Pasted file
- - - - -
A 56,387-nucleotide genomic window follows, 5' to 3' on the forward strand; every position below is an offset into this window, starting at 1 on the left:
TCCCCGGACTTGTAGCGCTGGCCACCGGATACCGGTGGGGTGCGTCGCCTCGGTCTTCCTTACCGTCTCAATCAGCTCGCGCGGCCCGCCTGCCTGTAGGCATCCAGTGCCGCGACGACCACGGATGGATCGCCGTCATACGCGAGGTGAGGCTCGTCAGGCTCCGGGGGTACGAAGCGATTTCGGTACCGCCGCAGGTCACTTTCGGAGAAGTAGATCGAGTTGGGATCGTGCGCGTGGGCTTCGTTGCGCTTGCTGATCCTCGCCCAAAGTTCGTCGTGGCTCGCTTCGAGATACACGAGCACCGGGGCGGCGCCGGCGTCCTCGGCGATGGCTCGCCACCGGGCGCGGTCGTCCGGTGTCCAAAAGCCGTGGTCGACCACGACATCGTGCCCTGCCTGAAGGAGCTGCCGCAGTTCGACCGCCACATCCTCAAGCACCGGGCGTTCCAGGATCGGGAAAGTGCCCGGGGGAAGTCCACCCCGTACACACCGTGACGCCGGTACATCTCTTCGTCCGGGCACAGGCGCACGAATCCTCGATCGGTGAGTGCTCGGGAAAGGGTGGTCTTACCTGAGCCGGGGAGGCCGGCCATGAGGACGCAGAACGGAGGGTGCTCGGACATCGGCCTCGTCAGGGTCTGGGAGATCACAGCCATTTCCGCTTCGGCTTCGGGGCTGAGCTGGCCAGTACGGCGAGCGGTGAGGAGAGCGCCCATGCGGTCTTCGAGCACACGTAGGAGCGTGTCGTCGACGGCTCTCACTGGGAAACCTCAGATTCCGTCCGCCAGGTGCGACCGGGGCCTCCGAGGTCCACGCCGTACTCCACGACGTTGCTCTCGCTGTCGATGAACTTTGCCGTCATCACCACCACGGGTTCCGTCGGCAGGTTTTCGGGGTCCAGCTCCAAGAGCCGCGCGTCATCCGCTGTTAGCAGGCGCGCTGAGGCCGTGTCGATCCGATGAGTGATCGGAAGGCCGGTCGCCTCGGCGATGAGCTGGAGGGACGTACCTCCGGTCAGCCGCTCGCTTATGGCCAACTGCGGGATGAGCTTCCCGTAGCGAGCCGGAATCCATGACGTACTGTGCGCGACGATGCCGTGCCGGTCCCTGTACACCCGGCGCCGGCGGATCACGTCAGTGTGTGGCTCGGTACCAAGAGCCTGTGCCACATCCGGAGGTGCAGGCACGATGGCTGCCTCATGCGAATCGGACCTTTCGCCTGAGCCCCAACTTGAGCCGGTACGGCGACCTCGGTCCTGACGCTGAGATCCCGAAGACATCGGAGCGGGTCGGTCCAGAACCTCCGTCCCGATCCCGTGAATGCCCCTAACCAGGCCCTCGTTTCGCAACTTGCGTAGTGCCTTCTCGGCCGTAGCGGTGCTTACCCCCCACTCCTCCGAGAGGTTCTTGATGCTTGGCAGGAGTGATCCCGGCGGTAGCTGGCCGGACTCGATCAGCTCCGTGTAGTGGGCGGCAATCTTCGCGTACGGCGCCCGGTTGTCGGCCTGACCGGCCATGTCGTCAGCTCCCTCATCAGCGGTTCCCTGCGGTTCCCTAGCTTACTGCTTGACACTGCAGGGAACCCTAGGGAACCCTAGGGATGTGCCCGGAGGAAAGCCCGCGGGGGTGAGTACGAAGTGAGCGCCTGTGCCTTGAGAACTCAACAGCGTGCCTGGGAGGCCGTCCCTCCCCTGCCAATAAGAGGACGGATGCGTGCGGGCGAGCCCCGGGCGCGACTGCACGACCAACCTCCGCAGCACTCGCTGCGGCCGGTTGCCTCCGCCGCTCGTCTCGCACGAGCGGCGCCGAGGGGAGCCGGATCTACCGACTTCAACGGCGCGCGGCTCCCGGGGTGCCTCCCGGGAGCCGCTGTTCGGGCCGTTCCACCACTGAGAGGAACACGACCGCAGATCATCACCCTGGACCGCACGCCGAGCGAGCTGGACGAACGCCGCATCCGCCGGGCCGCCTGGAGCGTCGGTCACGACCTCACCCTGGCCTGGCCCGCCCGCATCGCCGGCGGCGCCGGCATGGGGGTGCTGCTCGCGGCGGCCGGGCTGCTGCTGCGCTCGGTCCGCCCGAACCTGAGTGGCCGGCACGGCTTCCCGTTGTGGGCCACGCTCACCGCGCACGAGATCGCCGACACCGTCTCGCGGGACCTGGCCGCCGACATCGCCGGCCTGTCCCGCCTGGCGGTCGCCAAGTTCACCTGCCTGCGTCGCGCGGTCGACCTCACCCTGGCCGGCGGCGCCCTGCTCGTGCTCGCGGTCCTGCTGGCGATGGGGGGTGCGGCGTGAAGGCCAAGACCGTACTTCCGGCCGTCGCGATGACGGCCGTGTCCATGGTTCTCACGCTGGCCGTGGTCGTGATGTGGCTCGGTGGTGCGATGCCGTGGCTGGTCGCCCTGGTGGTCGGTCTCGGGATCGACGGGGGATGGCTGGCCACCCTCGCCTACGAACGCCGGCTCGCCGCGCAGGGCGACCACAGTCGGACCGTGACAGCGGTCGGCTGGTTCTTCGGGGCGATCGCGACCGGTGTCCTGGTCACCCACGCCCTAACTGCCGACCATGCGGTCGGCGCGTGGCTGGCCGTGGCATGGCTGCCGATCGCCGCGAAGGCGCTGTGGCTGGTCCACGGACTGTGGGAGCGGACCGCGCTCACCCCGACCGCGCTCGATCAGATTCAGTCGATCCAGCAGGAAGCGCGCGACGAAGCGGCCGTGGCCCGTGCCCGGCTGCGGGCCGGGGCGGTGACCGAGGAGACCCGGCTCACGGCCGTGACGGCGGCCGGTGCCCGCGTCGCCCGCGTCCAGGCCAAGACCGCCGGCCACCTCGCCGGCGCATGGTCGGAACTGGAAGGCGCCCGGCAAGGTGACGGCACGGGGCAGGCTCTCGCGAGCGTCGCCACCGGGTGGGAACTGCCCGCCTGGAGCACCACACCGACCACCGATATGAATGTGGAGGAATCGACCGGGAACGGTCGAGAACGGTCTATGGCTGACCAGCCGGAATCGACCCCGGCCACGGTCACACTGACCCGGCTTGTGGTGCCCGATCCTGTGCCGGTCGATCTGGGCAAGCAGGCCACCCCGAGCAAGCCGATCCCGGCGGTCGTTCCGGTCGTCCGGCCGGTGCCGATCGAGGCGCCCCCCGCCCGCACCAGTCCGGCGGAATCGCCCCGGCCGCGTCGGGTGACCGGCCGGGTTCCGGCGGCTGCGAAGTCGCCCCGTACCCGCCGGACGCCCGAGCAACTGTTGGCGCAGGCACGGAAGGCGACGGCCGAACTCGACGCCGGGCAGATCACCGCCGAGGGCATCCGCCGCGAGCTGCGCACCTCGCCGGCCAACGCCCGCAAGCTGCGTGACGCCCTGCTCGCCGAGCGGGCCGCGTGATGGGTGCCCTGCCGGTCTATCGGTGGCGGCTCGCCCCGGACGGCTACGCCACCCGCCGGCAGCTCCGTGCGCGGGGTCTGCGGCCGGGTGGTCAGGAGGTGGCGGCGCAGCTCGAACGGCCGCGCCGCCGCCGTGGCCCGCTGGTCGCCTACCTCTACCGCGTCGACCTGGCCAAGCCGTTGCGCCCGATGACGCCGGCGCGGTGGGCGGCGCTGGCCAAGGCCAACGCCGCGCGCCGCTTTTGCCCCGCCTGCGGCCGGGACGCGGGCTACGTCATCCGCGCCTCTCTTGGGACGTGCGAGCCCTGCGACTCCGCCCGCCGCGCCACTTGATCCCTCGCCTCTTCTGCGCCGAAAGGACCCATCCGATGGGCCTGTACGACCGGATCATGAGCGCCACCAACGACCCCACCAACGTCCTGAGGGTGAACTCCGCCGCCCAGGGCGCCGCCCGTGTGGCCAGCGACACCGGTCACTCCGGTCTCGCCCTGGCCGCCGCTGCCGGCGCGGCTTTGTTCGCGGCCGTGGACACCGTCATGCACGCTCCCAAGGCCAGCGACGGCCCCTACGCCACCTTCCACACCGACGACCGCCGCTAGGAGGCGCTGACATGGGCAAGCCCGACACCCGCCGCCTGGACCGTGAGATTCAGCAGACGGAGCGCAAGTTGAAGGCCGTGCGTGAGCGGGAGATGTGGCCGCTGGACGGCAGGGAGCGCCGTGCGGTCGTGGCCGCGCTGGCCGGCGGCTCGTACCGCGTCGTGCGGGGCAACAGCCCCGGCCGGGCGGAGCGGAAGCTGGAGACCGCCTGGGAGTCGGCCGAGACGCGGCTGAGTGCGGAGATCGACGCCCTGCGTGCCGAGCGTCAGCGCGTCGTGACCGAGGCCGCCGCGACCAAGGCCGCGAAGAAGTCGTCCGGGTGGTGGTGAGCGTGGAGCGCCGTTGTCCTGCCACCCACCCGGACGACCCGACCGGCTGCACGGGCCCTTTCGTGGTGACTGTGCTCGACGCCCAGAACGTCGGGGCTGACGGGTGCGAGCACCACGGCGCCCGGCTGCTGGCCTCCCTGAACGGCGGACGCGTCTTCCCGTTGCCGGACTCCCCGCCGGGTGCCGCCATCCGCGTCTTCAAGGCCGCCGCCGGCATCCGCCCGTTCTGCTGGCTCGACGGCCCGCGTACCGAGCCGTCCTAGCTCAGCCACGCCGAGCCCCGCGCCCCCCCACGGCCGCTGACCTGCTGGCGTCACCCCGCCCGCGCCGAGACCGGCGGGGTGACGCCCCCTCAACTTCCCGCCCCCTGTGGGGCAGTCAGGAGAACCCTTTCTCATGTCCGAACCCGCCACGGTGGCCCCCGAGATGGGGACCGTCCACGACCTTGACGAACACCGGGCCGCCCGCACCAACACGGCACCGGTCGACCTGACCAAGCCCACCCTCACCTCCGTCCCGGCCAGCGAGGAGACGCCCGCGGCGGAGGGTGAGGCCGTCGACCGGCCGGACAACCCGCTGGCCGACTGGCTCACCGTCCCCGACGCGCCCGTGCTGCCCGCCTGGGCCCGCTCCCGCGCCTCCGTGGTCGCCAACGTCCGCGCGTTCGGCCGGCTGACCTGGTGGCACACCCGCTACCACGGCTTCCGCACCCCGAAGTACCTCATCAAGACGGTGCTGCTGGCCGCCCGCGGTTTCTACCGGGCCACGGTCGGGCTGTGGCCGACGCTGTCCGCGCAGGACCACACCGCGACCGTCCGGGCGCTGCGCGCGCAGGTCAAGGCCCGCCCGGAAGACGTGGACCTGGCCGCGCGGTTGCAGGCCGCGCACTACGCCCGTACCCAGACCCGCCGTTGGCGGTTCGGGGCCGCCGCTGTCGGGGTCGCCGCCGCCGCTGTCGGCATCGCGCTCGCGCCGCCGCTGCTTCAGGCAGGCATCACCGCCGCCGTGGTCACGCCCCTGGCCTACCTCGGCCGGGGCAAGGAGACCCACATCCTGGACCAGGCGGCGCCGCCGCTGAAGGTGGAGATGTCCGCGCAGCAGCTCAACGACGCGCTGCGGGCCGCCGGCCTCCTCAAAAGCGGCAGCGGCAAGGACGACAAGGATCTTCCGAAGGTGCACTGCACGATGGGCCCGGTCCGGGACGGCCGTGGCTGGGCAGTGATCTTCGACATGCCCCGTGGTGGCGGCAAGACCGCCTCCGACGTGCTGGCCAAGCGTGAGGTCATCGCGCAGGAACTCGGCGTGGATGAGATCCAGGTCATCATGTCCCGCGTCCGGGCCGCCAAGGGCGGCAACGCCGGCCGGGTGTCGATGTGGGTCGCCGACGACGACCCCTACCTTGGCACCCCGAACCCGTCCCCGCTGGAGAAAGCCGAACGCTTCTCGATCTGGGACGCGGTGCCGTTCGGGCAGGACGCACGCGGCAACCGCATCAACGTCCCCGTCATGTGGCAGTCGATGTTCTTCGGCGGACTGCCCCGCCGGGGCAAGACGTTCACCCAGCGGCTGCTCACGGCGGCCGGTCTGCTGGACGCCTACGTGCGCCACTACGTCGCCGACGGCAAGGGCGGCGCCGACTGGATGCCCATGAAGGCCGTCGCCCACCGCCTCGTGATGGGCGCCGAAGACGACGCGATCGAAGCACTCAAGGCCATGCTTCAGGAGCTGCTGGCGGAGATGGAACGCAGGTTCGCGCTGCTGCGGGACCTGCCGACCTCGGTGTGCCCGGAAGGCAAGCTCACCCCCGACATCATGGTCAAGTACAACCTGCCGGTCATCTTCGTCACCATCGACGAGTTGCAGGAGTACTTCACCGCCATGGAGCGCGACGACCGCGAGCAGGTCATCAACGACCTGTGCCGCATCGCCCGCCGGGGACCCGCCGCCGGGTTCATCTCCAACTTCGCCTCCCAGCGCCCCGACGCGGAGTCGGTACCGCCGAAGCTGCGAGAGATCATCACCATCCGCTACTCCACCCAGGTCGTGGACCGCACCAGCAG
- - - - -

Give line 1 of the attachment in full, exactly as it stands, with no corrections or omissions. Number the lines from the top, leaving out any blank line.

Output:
A 56,387-nucleotide genomic window follows, 5' to 3' on the forward strand; every position below is an offset into this window, starting at 1 on the left: